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  • Participating for Transformation in Online Space
  • Xochitl Alvizo (bio)

Giving us various examples of the constructive use of technology for social change and justice, Gina Messina-Dysert calls attention to the opportunities that new technology and the digital world bring to feminist studies in religion. She states that the digital world initiates a new revolution that embodies feminist values and represents an opportunity for traditionally silenced voices to “take the microphone” and be heard. She highlights the positive results that [End Page 163] have already come about because of feminist religious activists’ and scholars’ use of social media, citing the Ordain Women movement, The Exponent, and WATER (Women’s Alliance for Theology, Ethics, and Ritual) as just a few examples. She is enthusiastic and filled with hope that the digital world will continue to deepen and expand feminist activism and scholarship in religion and religious studies and contribute toward revolutionary change. Her enthusiasm is contagious, and I join her in celebrating the positive impact and the possibilities that social media can help bring about. At the same time, I am also aware of the complexities that are involved in any medium—online, print, or otherwise—as well as the limits of online mediums in particular.

Feminist values of starting from a place of experience, radically democratic participation, and dialogue among different equals can all be possible in the digital world if we are intentional about the character of our engagement, but they are not inherent to the nature of social media. The digital world brings its own particular challenges when it comes to embodying these feminist values and ways of doing things.

I have served as a project “web-weaver” of Feminism and Religion (FAR) since its inception in summer 2011 and have witnessed the tensions and conflicts, silencing and belittling, and complete disconnects that can take place among feminists when we encounter one another on blogs.1 While the online nature of the blog space does allow for a wider reach, the inclusion of many voices, and real-time conversations, as Gina affirms in her essay, it does not make our engagement with one another across difference any less challenging. The immediacy of online forums can actually facilitate reactionary comments and knee-jerk reactions that do more tearing down of one another than building up. It takes effort to constructively relate to one another across our differences and to participate in creating new time/space where our varied feminist endeavors can be strengthened and nurtured.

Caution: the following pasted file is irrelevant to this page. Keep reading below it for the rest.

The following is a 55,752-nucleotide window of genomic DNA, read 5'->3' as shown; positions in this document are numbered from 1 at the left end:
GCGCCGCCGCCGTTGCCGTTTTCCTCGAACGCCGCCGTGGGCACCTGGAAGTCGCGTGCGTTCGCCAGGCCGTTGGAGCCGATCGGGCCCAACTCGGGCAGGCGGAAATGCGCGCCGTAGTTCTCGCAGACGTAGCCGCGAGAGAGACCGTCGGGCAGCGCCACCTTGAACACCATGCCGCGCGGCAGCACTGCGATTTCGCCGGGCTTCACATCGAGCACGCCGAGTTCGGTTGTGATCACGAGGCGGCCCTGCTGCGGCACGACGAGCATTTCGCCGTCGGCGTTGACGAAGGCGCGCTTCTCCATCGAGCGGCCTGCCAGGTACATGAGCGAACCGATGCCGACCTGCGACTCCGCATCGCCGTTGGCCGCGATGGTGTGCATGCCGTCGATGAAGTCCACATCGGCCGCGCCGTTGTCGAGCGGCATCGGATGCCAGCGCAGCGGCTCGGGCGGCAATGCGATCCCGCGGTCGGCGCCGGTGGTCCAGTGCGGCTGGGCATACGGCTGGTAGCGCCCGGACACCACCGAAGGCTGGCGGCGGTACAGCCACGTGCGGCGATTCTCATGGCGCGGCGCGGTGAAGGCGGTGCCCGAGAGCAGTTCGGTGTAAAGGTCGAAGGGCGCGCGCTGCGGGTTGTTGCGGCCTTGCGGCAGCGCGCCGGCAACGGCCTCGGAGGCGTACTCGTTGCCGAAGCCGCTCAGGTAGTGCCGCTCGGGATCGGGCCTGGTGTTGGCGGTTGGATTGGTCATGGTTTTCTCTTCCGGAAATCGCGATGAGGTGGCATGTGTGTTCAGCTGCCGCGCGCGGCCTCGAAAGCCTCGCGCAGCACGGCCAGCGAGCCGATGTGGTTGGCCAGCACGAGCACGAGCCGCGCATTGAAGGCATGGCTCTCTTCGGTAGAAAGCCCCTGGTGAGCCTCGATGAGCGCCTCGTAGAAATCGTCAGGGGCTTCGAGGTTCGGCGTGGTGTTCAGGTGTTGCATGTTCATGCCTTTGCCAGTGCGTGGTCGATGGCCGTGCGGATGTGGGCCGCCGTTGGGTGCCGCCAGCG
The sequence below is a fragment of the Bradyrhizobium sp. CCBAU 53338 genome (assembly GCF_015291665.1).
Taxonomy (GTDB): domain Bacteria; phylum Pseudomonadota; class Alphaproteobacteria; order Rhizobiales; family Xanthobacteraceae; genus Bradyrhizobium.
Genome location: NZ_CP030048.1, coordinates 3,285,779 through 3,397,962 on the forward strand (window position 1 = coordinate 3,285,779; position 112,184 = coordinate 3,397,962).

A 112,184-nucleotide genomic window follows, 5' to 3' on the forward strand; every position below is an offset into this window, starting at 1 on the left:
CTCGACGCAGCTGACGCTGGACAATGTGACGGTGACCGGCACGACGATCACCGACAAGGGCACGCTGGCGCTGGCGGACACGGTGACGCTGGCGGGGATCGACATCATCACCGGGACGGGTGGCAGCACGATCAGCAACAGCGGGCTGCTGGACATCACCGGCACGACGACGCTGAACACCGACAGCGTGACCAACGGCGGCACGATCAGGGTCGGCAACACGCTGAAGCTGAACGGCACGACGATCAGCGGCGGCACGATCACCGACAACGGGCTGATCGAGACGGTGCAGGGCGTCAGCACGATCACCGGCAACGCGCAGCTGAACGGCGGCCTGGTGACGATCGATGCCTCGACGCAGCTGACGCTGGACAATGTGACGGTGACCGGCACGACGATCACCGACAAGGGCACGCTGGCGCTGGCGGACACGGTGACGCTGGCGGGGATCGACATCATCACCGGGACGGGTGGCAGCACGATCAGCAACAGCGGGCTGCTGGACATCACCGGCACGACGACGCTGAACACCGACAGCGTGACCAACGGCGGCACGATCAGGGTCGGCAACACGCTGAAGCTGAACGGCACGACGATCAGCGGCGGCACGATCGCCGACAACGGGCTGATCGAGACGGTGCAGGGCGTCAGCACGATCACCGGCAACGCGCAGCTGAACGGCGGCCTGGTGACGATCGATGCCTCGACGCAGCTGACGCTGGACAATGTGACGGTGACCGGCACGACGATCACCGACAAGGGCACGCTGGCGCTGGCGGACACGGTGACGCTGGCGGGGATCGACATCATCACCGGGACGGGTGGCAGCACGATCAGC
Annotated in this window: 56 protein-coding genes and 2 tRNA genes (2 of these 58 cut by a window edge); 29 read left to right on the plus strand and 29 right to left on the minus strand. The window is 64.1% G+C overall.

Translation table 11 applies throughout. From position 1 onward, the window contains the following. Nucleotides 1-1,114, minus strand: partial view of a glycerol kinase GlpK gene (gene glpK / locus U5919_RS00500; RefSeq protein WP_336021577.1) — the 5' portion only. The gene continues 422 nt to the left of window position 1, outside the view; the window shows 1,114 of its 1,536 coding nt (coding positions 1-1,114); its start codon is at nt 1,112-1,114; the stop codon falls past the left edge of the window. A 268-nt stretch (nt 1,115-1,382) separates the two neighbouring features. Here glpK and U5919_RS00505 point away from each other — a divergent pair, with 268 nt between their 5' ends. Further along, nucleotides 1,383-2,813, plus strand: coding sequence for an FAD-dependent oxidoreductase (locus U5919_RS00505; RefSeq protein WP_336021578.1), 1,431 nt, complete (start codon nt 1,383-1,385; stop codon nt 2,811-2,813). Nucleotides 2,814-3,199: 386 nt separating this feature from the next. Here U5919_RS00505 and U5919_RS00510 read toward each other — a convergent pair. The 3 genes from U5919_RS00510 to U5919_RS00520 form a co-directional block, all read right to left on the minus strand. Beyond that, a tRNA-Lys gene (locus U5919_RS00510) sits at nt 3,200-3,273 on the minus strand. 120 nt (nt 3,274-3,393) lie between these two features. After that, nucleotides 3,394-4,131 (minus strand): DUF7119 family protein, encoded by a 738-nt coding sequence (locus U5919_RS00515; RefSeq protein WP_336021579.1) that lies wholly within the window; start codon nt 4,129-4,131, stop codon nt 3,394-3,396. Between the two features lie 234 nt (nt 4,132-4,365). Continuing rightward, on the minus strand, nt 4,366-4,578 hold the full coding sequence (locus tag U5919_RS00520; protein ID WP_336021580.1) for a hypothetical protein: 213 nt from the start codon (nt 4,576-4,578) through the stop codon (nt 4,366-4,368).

On FAR, tensions and conflict often arise between feminists of different persuasions. The classic disconnect between feminists who stay in their more traditional, patriarchal, religions and those who have left them, is alive and well—among others. At its best, the seemingly unbridgeable disparity between feminists, which is at times reflected in the cutting or dismissive responses that are left in a blog post’s comment section, can lead to tense but productive conversations. Clarity of perspective is pursued and deeper understanding is achieved by those of varying sides of the same topic. At the same time, when there is an absence of dialogue and sincere encounter with one another, what results is a cacophony of voices that whiz past one another toward no productive end at all; as Mary Hunt once noted in relation to feminists’ participation [End Page 164] in online forums, “We can do better.”2 However, the conditions for doing so are not default but must be created.

Social media has indeed opened up a new space for feminist activism, scholarship, knowledge production, and collaboration, but it is not in itself feminist. Social media as feminist space is created as we intentionally engage and bring our feminist values to bear on it; only then can we connect with other feminists toward common cause, and even if not toward common cause, then at least toward mutual regard as different equals. It is up to us to practice a feminist way of relating in online space and to be intentional about our engagement if we are to bring feminist theory and practice into fruition and create the kind of online space that Messina-Dysert talks about—one in which previously suppressed voices...


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pp. 163-167
Launched on MUSE
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